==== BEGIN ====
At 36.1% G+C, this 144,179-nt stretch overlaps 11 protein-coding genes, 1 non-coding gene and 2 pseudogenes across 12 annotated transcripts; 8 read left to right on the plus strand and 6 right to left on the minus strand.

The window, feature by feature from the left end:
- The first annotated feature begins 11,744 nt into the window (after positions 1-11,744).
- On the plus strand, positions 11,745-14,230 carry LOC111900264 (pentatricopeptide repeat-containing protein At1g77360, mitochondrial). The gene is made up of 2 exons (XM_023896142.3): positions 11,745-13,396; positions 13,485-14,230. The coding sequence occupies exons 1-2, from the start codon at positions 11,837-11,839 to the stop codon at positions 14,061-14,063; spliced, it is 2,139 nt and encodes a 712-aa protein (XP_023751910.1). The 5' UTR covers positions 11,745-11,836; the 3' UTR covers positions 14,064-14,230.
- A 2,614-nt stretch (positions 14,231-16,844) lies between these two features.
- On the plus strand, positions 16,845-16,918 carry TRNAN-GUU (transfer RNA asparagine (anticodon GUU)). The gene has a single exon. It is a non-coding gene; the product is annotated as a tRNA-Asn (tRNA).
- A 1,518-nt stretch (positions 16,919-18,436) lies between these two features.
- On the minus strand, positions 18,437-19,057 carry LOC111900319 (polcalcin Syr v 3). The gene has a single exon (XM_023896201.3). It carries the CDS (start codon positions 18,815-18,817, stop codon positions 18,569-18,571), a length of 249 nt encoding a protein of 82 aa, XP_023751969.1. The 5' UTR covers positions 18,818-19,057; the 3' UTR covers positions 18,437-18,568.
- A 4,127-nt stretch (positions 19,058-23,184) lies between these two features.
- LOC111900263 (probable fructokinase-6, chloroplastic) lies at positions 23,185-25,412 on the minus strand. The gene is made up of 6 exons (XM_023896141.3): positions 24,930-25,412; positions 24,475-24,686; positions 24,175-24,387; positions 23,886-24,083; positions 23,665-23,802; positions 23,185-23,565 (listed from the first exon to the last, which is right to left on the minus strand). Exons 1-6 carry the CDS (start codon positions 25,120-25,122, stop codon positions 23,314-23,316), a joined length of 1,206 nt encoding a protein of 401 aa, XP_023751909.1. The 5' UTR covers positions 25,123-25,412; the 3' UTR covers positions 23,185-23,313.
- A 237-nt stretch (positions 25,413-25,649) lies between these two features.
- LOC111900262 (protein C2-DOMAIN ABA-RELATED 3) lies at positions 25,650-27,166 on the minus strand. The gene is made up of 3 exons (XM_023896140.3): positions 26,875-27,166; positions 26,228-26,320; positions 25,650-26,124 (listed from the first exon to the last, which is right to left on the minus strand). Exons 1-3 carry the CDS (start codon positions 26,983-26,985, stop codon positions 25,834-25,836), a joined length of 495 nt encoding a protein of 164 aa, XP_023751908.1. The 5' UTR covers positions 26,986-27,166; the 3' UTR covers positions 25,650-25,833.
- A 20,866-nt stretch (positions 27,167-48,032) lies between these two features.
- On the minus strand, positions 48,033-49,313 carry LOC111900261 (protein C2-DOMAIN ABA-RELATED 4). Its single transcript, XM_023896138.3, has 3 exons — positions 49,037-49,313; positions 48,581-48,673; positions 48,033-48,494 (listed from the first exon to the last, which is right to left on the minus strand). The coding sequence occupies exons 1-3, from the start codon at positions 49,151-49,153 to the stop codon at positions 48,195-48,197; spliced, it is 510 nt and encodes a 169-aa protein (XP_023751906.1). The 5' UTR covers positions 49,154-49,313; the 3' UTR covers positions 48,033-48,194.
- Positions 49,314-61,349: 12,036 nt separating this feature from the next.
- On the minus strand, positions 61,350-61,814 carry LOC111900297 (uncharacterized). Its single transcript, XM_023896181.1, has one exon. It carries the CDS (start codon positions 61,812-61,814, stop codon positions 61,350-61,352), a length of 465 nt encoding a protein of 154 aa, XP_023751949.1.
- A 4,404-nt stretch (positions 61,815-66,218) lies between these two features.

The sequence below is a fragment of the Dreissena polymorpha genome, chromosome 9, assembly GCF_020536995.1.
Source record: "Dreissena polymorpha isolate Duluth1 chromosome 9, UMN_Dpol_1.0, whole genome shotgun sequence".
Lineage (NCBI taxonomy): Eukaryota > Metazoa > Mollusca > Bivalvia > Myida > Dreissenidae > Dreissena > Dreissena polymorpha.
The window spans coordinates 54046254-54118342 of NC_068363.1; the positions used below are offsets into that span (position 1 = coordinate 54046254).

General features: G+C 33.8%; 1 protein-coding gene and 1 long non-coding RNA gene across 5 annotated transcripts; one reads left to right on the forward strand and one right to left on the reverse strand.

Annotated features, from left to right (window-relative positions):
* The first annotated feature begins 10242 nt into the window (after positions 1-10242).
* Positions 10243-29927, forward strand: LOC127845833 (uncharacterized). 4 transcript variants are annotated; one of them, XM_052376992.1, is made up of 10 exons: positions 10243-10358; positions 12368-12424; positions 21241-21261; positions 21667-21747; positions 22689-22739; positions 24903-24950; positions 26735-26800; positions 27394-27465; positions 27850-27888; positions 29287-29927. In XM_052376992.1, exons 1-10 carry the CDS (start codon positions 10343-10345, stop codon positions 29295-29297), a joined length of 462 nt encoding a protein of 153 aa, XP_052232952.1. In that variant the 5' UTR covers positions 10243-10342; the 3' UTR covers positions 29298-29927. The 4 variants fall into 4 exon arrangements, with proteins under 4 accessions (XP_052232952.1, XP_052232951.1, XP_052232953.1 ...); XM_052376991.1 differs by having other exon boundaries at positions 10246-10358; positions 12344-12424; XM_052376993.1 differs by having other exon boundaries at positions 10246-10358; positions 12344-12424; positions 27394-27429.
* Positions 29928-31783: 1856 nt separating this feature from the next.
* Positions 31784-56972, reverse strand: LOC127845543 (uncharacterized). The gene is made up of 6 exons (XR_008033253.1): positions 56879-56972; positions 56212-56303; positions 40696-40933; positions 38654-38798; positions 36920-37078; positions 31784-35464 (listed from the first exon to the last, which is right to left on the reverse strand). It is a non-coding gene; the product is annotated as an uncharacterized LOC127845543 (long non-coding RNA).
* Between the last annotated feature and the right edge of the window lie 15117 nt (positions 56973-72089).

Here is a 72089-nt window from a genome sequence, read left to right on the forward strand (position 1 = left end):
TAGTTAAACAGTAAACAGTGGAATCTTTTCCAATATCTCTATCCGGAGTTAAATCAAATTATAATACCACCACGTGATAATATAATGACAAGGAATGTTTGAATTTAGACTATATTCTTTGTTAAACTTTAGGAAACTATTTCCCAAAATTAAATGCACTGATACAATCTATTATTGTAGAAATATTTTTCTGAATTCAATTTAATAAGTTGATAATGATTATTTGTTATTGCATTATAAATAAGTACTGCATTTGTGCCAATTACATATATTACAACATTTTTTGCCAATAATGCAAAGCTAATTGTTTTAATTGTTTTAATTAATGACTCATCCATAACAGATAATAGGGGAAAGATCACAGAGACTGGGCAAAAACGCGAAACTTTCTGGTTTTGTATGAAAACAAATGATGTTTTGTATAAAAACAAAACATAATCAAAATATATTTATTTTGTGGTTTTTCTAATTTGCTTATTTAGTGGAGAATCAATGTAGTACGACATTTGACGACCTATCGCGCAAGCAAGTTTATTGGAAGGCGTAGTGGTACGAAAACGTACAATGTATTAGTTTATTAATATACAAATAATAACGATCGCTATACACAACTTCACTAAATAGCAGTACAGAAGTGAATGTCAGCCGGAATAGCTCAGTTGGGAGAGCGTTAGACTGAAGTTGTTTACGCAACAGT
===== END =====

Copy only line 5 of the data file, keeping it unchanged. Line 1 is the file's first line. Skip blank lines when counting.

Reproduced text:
- A 2,614-nt stretch (positions 14,231-16,844) lies between these two features.